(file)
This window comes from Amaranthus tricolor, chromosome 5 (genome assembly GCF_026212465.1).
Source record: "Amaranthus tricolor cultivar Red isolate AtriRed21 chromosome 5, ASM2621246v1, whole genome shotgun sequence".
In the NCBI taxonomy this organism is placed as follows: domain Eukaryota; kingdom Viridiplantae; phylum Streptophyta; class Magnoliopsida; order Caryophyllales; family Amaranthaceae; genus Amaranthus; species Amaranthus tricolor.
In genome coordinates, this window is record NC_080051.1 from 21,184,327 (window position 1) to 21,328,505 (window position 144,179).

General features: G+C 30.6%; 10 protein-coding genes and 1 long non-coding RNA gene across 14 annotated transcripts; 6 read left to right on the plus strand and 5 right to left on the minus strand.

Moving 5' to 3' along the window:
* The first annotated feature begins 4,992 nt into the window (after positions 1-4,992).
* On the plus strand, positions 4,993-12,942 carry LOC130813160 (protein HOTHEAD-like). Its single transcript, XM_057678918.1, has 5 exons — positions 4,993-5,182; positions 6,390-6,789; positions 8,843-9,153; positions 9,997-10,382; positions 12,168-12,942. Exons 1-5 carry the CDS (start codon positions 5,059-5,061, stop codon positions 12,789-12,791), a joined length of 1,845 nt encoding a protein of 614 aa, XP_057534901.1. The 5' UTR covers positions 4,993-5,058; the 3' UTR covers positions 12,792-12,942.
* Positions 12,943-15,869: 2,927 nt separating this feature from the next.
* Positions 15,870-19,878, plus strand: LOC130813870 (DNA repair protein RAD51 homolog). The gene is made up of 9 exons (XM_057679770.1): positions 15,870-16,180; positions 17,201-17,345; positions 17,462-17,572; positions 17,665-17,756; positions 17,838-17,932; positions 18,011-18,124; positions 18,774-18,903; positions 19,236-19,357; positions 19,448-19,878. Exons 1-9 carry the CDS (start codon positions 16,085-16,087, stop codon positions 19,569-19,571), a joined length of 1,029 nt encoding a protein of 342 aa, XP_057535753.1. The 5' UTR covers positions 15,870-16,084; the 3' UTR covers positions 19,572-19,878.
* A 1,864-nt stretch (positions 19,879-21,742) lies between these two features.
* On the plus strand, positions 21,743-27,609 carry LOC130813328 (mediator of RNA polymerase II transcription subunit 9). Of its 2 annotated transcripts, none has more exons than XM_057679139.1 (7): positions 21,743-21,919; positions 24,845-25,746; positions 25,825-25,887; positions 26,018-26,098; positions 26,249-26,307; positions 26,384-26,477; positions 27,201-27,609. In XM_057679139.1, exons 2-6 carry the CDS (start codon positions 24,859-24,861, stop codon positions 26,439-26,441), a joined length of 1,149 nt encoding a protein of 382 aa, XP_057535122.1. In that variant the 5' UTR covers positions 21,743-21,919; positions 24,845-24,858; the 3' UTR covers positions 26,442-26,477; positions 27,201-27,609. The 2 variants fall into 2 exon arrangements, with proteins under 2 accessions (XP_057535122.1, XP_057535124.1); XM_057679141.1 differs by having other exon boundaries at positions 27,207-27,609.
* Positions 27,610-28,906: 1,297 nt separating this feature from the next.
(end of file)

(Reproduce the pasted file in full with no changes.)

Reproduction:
This window comes from Amaranthus tricolor, chromosome 5 (genome assembly GCF_026212465.1).
Source record: "Amaranthus tricolor cultivar Red isolate AtriRed21 chromosome 5, ASM2621246v1, whole genome shotgun sequence".
In the NCBI taxonomy this organism is placed as follows: domain Eukaryota; kingdom Viridiplantae; phylum Streptophyta; class Magnoliopsida; order Caryophyllales; family Amaranthaceae; genus Amaranthus; species Amaranthus tricolor.
In genome coordinates, this window is record NC_080051.1 from 21,184,327 (window position 1) to 21,328,505 (window position 144,179).

General features: G+C 30.6%; 10 protein-coding genes and 1 long non-coding RNA gene across 14 annotated transcripts; 6 read left to right on the plus strand and 5 right to left on the minus strand.

Moving 5' to 3' along the window:
* The first annotated feature begins 4,992 nt into the window (after positions 1-4,992).
* On the plus strand, positions 4,993-12,942 carry LOC130813160 (protein HOTHEAD-like). Its single transcript, XM_057678918.1, has 5 exons — positions 4,993-5,182; positions 6,390-6,789; positions 8,843-9,153; positions 9,997-10,382; positions 12,168-12,942. Exons 1-5 carry the CDS (start codon positions 5,059-5,061, stop codon positions 12,789-12,791), a joined length of 1,845 nt encoding a protein of 614 aa, XP_057534901.1. The 5' UTR covers positions 4,993-5,058; the 3' UTR covers positions 12,792-12,942.
* Positions 12,943-15,869: 2,927 nt separating this feature from the next.
* Positions 15,870-19,878, plus strand: LOC130813870 (DNA repair protein RAD51 homolog). The gene is made up of 9 exons (XM_057679770.1): positions 15,870-16,180; positions 17,201-17,345; positions 17,462-17,572; positions 17,665-17,756; positions 17,838-17,932; positions 18,011-18,124; positions 18,774-18,903; positions 19,236-19,357; positions 19,448-19,878. Exons 1-9 carry the CDS (start codon positions 16,085-16,087, stop codon positions 19,569-19,571), a joined length of 1,029 nt encoding a protein of 342 aa, XP_057535753.1. The 5' UTR covers positions 15,870-16,084; the 3' UTR covers positions 19,572-19,878.
* A 1,864-nt stretch (positions 19,879-21,742) lies between these two features.
* On the plus strand, positions 21,743-27,609 carry LOC130813328 (mediator of RNA polymerase II transcription subunit 9). Of its 2 annotated transcripts, none has more exons than XM_057679139.1 (7): positions 21,743-21,919; positions 24,845-25,746; positions 25,825-25,887; positions 26,018-26,098; positions 26,249-26,307; positions 26,384-26,477; positions 27,201-27,609. In XM_057679139.1, exons 2-6 carry the CDS (start codon positions 24,859-24,861, stop codon positions 26,439-26,441), a joined length of 1,149 nt encoding a protein of 382 aa, XP_057535122.1. In that variant the 5' UTR covers positions 21,743-21,919; positions 24,845-24,858; the 3' UTR covers positions 26,442-26,477; positions 27,201-27,609. The 2 variants fall into 2 exon arrangements, with proteins under 2 accessions (XP_057535122.1, XP_057535124.1); XM_057679141.1 differs by having other exon boundaries at positions 27,207-27,609.
* Positions 27,610-28,906: 1,297 nt separating this feature from the next.